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Quote:
Originally Posted by Sandy & Shirley View Post
The change was far easier than I thought, my spreadsheet already had a dedicated location for the starting point for LTCG taxation which was linked to the start of the 22% bracket. All I had to do was to make that value a fixed value.

This chart represents retired single individuals, over 65.




The chart lines above graph 500 Excel spreadsheet lines which in this case uses $160 as a required scale. That is why the new data only shows a small drop when changing from the 49.95% marginal tax rate to the 40.7% marginal rate.

This chart was designed to show how smaller social security benefit levels are taxed earlier than larger benefits. The larger the benefit, the longer it takes to start taxation, the more taxes you save, so ďThe HumpĒ is wider so you can give more of those savings back to the IRS.

It also shows at the $24,000 benefits level with a desired after Federal tax income/lifestyle level of $60,000, doing things before retirement to give yourself access to non-taxable income sources can drop your overall tax rate during retirement significantly from 10% to 6%.
Thanks for the post, it does make the point that being able to control your sources of income is very important in retirement.

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Old 04-18-2018, 02:10 PM   #7
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The first step should be to try to estimate what your income levels will be for Social Security, Pensions, Annuities, etc. during retirement. Then estimate how much more you will need to meet your personal lifestyle goals and what sources will be available for the extra income, IRA, personal investments, savings, Roth, etc.

Next, calculate your taxes as if you are retired now. I used to say beware of the 22% tax bracket, but that is now your taxable LTCG level. As you see “The Humps” in my chart, you want to avoid that taxable income level if at all possible.

I am already retired and made a lot of mistakes. I have worked hard to make sure that Shirley doesn’t make any mistakes. We did a number of Roth Conversion when BREXIT happened and the available Recharacterization was very helpful back then, but it is no longer available.

To make this easy to see without a calculator, let’s assume that your combined Federal, State, and Local tax rate is 30%. You convert $10,000 of your IRA to Roth and you end up with $7,000 in the Roth after taxes. Wait until you need the money after retirement and assume that all of your investments have doubled. You now have $14,000 in your Roth. If you didn’t do the conversion you would have $20,000 in your IRA and withdrawing it at the same 30% combined tax rate would leave you with the same $14,000 of spendable cash. Of course you could also use a Conversion as a way to pay those taxes from another source, basically making additional Roth contributions.

The Conversion situation is different today. The marginal tax rate prior to The Hump is 22.2%, 12% of $1.85 due to the dollar earned plus the 85% taxability of your Social Security benefits and once the full 85% is taxed you go back to the 22% level. Doing a conversion today at 22% or 24% is probably not worth it if you are far under or over The Hump level.

But, if your personal tax calculations show that you will be very close to or slightly into or over “The Hump” marginal tax levels, then doing that Roth Conversion at 22% or 24% is definitely worth it to avoid the 49.95% or 40.7% marginal tax levels.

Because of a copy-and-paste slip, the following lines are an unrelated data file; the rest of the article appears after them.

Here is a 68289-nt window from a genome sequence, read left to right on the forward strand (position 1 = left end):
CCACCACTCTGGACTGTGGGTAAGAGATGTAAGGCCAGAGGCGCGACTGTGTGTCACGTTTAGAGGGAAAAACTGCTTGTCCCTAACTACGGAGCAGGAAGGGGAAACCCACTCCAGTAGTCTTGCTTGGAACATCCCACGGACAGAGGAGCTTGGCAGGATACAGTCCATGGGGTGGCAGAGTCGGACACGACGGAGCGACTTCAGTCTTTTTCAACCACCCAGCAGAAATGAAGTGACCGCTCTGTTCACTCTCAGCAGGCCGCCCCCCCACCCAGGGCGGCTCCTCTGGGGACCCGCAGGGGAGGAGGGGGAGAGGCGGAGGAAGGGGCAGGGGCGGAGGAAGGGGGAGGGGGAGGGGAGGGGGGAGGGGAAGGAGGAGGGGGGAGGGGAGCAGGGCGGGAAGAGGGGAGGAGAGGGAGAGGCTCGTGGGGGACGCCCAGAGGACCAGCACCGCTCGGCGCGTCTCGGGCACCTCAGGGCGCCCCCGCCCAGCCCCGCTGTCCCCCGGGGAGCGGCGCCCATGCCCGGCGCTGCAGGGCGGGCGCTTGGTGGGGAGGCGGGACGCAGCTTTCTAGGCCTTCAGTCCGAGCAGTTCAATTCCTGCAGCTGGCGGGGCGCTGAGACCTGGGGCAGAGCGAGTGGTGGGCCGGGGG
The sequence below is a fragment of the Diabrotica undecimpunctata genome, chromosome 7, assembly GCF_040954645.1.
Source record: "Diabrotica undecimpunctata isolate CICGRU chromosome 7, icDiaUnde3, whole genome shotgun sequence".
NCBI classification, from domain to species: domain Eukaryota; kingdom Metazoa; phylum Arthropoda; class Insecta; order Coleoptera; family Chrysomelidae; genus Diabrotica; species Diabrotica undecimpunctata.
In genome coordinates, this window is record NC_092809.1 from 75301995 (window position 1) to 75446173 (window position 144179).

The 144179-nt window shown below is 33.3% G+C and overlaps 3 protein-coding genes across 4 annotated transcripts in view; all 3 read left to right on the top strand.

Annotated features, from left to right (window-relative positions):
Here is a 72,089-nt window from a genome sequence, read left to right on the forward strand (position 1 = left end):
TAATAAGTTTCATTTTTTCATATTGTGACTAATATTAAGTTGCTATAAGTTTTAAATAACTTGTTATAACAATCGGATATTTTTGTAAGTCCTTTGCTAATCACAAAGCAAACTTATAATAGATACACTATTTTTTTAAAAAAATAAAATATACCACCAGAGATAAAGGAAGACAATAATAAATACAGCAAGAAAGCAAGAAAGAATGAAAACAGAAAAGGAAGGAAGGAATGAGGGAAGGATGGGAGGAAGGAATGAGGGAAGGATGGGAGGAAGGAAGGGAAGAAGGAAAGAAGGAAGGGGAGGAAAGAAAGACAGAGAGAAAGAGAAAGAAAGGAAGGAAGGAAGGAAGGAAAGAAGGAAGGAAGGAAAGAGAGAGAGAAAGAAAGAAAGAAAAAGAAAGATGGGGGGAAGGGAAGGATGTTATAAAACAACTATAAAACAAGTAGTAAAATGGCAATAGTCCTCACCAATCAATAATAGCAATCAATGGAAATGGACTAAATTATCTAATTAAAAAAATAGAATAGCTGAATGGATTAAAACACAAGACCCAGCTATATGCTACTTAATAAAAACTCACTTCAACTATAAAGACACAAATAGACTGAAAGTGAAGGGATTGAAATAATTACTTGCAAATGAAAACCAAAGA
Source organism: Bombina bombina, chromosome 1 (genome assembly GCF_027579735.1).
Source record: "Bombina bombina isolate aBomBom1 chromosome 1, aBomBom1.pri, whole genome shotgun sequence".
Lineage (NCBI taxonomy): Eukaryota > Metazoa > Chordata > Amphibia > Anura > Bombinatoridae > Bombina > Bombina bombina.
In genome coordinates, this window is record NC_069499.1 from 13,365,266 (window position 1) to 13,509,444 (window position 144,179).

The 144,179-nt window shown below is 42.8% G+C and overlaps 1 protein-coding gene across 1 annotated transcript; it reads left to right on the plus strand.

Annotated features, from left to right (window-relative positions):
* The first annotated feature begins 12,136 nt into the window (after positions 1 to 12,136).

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Old 04-18-2018, 03:59 PM   #8
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I just developed a spreadsheet for a neighbor who insisted she needed to substantially exceed her IRA MRD because she "needed the money" all the while she had significant investments in her investment account. I showed her by just taking her MRD and SS (85% taxable income) keeping her taxable income below $38,700, she could sell long term investments capturing $25,000 in gain tax free.

Did I get that right?

[Tabs don't work, sorry]
Single person Taxable Income

SS $15,640.00 ( $18,400.00 85% taxable)
IRA $30,767.00 MRD

Interest $0.00
Total $46,407.00


Standard Deduct $12,000.00
Extra for 65+ $1,600.00
Taxable income $32,807.00 Net

LTCG $20,000.00
Qualified dividends $1,737.00
Total $21,737.00
LTCG/Dividends tax $0.00 to $38,600
LTCG/Dividends tax $0.00 Over $38,700

Applicable tax bracket Total taxable income
12% $3,746.34 to $38,700
22% NA Over $38,700
^Tax on income
Total Fed Income Tax Income + LTCG/Div: $3,746.34
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Old 04-18-2018, 08:10 PM   #9
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No, I don't think that is right. Her taxable income would be 85% of SS + RMD + LTCG + Qual div - Std dedn = $54,544.

Her ordinary income would be $32,807... the first $9,525 would be taxed at 10% ($953 in tax) and the remaining $23,282 would be taxed at 12% ($2,792 in tax).

Her preferenced income would be $21,737. The first $5,793 (up to $38,600 of taxable income) would be taxed at 0% and the remaining $15,944 would be taxed at 15% ($2,392 in tax).

Her total tax bill would be $6,138.
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Old 04-18-2018, 09:08 PM   #10
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According to the table provided by Audrey, you are wrong!

Quote:
Originally Posted by audreyh1 View Post
Single Joint Head of household
0% tax bracket $0-38,600 $0-$77,200 $0-$51,700
beginning of 15% tax bracket $38,601 $77,201 $51,701
beginning of 20% tax bracket $425,801 $479,001 $452,401
Since her capital gains are all over the $38,600 level, they will all be taxed at 15%.
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Old 04-18-2018, 09:29 PM   #11
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Quote:
Originally Posted by Sandy & Shirley View Post